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Epistemology question

 
 
Reply Mon 2 Jan, 2012 02:58 pm
Can there be reason without truth? If so, how can we identify what what reasons with and without truth are?
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Lustig Andrei
 
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Reply Mon 2 Jan, 2012 03:23 pm
@surfaceair,
It's possible to excercise reason in perfectly valid ways and still not necessarily arrive at the "truth" or even at justifyable facts. Exercising perfectly good reasoning and judgement, based on observed phenomena, Aristotle came to the conclusion that a body at rest will remain at rest. Today we accept that a body in motion will remain in motion unless something stops it. Perfectly sound reasoning was used in both cases.
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fresco
 
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Reply Mon 2 Jan, 2012 03:44 pm
@surfaceair,
In abstract terms, "truth" is an aspect of set theory and standard mathematical necessity. For example if A contains B and B contains C, the A contains C. We tend to model reasoning about the world on such abstractions as in the syllogism. But the assignment of "truth values" for set membership (i.e the choice of axioms) is a social or paradigmatic convention, (Barack Obama could have red hair as far as syllogistic logic is concerned). Nor, can we ascribe universality to many statements about "reality" because unknown contextual variables can delimit the application of axioms We therefore pay lip service to the models, and settle for probabilistic reasoning and induction, rather than truth/certainty. This has led to the pragmatists concept of "truth" as "what works subject to revision".

So "reason" is the tentative application off fruitful mathematical models, but with "consistency" replacing "truth" as an epistemological criterion. I am fond of the example of Clerk-Maxwell's equations for electromagnetism which were axiomatically based on the assumption of an elastic medium called "the luminiferous ether". Later rejection of the existence of the ether did nothing to mar the "success" of the equations in predicting electromagnetic observations. Indeed, as far as "consistency" is concerned in physics,the properties of symmetry and elegance have proved to be more epistemologically fruitful than "truthful axioms".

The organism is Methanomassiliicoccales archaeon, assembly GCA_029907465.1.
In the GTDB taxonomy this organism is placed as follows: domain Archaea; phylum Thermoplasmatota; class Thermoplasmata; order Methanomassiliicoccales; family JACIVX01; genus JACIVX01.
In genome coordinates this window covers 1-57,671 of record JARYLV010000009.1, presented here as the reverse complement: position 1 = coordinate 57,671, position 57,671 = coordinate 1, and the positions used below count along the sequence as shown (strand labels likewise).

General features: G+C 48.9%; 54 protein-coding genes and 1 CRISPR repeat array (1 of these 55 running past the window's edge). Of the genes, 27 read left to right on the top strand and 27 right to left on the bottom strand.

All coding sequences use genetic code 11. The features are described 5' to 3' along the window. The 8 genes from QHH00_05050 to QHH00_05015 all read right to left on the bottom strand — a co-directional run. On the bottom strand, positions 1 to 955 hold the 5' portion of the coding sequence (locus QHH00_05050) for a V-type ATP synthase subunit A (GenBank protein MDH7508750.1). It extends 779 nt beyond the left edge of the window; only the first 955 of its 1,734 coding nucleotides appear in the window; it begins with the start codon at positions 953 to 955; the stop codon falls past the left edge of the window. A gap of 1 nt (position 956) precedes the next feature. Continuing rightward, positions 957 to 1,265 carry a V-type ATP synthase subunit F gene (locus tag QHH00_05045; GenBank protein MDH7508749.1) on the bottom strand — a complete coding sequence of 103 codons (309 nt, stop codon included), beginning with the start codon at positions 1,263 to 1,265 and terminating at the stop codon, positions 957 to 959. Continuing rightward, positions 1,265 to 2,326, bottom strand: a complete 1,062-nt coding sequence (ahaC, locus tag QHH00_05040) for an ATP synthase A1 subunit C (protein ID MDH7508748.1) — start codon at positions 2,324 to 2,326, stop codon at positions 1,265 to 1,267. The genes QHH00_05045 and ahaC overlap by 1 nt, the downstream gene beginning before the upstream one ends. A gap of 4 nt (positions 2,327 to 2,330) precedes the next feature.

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joefromchicago
 
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Reply Mon 2 Jan, 2012 10:44 pm
@surfaceair,
surfaceair wrote:

Can there be reason without truth? If so, how can we identify what what reasons with and without truth are?

How is that an epistemology question?
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Procrustes
 
  1  
Reply Wed 4 Jan, 2012 05:46 am
@surfaceair,
Quote:
Can there be reason without truth?

I think it's possible... It's called lying. Wink
Quote:
If so, how can we identify what what reasons with and without truth are?

It may be just me but I have trouble understanding that question. Could you reprhase?
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